Category Archives: children & young adult

Divergent (Veronica Roth) 2 out of 5

Divergent is supposed to be a tough-girl dystopian adventure following on the heels of Katniss and Katsa.  Tris (our new tough girl) lives in futuristic Chicago, which is divided into five factions: Abnegation, Amity, Candor, Erudite, and Dauntless.  Abnegation runs the city and does lots of volunteer work, Candor runs the legal system, Erudite is smart (and useless?), Dauntless provides defense (against nobody?), and Amity is kind (and useless?).  Tris’s family belongs to Abnegation, but on choosing day she casts her lot with Dauntless.

I was expecting to like this book because the faction idea sounds fun, and the faction names are badass.  However, the faction names are 90% of what’s good about this book, so maybe we should refrain from reading the book and just write a bunch of fanfic.

The other 10% is that the Dauntless folks travel around Chicago by leaping on and off the El.  The train never stops, and part of Dauntless awesomeness is that they take superhero jumps for fun.

And here we can segue into a spoiler-free discussion of what’s wrong with this book.    First we’ll discuss the worldbuilding failures, and then we’ll move on to the gigantic ethical problem, with a bonus detour to Obvious Villains.

  • First, the worldbuilding: Abnegation does all the work while the other factions appear to be lazy and smart, lazy and kind, lazy and honest, or lazy with a death wish.  The factionless are an untouchable caste, and people keep getting cast out but nobody ever comes back in, so perhaps over time you’d end up with more factionless than factioned.
  • You live with your faction, not your family, and you choose your faction freely.  There must be plenty of not-so-genius Erudite kids who choose Erudite just to stay with their family, etc., so I expected the factions to be more varied than they were.
  • Now back to the trains.  The El trains run 24/7 just for Dauntless trainjumpers, and there’s always a train when they want one.  Which is weird because Dauntless is accepting 10 recruits this year (including the Dauntless-born kids who choose Dauntless), so maybe there are 50 years’ worth of recruits, meaning about 500 total Dauntless.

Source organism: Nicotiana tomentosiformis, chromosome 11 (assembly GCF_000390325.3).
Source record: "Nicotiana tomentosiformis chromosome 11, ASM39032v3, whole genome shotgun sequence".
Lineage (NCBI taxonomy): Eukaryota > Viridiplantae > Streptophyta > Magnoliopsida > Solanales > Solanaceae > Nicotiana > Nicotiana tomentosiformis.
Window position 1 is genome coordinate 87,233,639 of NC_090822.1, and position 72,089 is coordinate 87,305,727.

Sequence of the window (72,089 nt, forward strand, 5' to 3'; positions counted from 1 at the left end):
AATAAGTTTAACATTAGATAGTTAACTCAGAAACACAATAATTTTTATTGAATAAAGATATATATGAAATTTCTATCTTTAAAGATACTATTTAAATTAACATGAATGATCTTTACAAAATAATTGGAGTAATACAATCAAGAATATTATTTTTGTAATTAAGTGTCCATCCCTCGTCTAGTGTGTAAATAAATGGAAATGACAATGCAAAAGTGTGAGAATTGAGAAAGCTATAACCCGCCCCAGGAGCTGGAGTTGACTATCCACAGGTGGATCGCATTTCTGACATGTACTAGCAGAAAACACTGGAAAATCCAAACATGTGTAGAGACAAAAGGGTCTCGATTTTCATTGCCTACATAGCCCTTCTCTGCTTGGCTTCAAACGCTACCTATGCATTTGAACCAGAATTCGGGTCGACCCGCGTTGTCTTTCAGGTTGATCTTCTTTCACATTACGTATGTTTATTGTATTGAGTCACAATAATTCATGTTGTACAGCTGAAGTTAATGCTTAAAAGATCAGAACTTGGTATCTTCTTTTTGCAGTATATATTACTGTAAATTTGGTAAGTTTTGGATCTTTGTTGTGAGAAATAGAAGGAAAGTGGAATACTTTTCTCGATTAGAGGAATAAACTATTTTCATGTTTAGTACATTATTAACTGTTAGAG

• Ms. Roth, your city does not have enough people!
  • Hasn’t anyone in Candor or Erudite pointed out that Dauntless is hogging the world’s most awesome train system while the other four factions jolt along in buses on roads that have only been partially repaired by Abnegation volunteers?
  • Now, ethics.
  • Seriously, this is where Divergent loses one whole star off the top.  The romantic thread of this story follows Tris and her teacher, Four.  At multiple points, characters say that this pairing can’t happen because Four is “too old” for Tris, and then they immediately follow up by saying, “Well, she’s 16 and he’s 18, so grass on the field!”
  • Ahem.  There are 20 initiates and two teachers.  At the end of initiation, 10 will be welcomed by the faction and 10 will be cast into the outer darkness.
  • At one point, Four says that they have to be discreet because people will suspect favoritism.
  • Now why would anyone think that?  Can’t a hot guy just have a conflict-of-interest relationship with a pretty girl he’s evaluating?
  • Now, to the philosophical underpinnings.  Yes, I have problems there, too!
  • First, I have to issue a citation for Obvious Villains.  Ms. Roth, your villains have cold voices, cruel eyes, and no apparent motivation other than greed.  Work harder.
  • Secondly, I can tell that we’re working toward a Grand Realization, spun out painstakingly over the rest of the trilogy, that courage requires selflessness, honesty requires courage, selflessness requires kindness, and everything requires intelligence.  Yes, each of us embodies the attributes of all five factions!  Identifying with one while denying the others falsely partitions our identities.
  • Yes, Ms. Roth.  Yes, it does.  Nobody ever said otherwise…except for you.

Manga Man (Barry Lyga) 2 out of 5

mangamanLongtime readers of this blog may suspect that graphic novels always get high ratings.  It’s true: I’m crazy about Sandman and can’t say enough good things about Locke & Key.


Mangaman is a giant meh.  It pains me to say this because I really like Barry Lyga.  I have 3 of his novels in the review queue, all of which I enjoyed, so I found Mangaman confusingly weak.

Basically, Mangaman is a manga character who falls through an “extra-scientific event” and lands in our world.  His stress lines manifest as physical lines that float in mid-air, and his appearance changes completely when he experiences extreme emotion.

Mangaman falls in manga-love with a human girl, blah blah blah.  I can see where Lyga is going with his East-meets-West collision of cultures and graphic styles, but it’s all kind of cardboard.  I don’t even like the texture of the pages on my fingertips.


The Fault in Our Stars (John Green) 5

fault in our starsBack when I sent Looking for Alaska to Rejectville, I wrote off John Green as a half-talented, Gladwellian media darling.  When my book club decided to read The Fault in Our Stars, which is about two kids with cancer falling in love (/vomit), I was going to just read the Kindle sample for free and call it a day.

Except that the first chapter is weirdly good.

And then the rest of it continues to be weirdly good.

The story is about Hazel, a 16-year-old girl who likes to watch trashy TV on bad days.  Most of Hazel’s days are bad; she’s had terminal cancer for three years and counting.

Hazel carts around her oxygen tank and puts words in just the right places.  Here’s Hazel narrating her kids-with-cancer support group: “Osteosarcoma sometimes takes a limb to check you out.  Then, if it likes you, it takes the rest.”  About twenty minutes later: “I think he’s hurting her boob.”

I don’t know if this book will make you cry (some of you are bastards), but I’d bet my hard-earned cash that it will make you laugh.  Laughter: the secret ingredient of the most effective tragedies, the soft rain that penetrates your tarmac so that ice will crack you in half when winter comes.